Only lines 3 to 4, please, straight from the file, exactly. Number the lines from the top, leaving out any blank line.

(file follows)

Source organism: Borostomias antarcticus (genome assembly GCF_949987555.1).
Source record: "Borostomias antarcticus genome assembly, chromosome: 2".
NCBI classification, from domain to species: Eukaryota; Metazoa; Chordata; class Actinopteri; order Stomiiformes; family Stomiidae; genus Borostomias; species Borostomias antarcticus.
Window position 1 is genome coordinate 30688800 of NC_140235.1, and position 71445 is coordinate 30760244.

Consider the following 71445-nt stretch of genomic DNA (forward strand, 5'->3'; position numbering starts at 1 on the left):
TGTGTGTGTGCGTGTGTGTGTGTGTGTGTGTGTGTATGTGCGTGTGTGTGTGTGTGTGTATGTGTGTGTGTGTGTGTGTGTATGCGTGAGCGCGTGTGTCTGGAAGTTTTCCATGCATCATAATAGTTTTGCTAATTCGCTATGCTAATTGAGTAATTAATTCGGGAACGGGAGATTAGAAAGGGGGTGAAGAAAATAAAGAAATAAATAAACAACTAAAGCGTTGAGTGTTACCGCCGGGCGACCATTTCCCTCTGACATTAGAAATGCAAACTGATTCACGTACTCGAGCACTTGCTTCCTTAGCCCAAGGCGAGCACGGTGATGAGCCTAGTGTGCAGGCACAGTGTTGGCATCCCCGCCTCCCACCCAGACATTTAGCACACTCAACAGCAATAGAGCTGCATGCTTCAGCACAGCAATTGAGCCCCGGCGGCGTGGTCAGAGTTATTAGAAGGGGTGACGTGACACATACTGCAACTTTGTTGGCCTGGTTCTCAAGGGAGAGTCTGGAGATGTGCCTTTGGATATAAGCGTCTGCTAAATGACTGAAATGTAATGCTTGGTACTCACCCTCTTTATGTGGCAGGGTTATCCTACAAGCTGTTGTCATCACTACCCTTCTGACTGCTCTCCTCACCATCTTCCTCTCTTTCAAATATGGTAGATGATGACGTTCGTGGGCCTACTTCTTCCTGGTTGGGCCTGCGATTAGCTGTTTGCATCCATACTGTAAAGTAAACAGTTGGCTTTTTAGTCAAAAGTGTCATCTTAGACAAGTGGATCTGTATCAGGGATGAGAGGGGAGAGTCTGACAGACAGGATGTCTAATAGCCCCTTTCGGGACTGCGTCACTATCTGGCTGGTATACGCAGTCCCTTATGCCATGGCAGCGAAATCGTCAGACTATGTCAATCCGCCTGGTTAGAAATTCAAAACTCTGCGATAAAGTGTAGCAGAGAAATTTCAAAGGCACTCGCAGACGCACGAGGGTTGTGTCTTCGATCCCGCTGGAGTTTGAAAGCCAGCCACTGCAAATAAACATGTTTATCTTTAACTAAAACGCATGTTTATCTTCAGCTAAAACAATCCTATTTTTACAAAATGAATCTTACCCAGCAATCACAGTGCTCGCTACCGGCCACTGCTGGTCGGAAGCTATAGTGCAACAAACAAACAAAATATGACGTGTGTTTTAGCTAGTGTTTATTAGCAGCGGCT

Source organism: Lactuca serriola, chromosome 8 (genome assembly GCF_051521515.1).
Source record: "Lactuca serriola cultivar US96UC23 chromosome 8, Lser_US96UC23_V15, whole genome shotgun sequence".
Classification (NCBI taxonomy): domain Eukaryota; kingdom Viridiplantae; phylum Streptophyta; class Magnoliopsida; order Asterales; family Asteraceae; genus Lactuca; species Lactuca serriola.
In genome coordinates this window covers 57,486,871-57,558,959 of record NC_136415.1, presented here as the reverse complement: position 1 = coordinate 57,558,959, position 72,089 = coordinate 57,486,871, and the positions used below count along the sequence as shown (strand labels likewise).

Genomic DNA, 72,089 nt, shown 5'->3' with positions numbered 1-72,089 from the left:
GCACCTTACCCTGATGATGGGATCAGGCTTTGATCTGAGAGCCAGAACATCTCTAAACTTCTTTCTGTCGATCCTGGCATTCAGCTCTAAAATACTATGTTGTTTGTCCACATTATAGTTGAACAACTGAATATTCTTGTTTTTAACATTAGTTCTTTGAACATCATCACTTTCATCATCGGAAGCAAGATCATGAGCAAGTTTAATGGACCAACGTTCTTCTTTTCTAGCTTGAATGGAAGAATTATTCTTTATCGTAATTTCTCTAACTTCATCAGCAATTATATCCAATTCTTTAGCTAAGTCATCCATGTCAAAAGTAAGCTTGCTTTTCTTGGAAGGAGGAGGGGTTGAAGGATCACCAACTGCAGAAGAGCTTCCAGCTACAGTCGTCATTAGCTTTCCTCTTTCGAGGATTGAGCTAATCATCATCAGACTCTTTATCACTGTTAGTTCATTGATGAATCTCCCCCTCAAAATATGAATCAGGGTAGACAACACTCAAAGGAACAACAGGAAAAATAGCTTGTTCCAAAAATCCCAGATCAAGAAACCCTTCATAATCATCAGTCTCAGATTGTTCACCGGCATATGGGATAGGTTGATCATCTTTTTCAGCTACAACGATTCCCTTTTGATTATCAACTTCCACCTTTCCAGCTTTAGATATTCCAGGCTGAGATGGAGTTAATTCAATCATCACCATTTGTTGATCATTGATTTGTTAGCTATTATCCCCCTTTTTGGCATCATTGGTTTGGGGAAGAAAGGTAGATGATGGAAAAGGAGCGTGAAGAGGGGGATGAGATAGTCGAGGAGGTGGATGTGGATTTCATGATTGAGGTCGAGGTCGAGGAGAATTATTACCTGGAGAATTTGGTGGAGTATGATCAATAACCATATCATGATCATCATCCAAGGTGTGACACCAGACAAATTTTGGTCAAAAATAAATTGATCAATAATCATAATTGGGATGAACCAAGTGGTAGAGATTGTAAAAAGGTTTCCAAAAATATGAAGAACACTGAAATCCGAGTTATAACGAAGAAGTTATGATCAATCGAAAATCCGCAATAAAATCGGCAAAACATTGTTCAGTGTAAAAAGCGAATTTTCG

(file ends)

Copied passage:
NCBI classification, from domain to species: Eukaryota; Metazoa; Chordata; class Actinopteri; order Stomiiformes; family Stomiidae; genus Borostomias; species Borostomias antarcticus.
Window position 1 is genome coordinate 30688800 of NC_140235.1, and position 71445 is coordinate 30760244.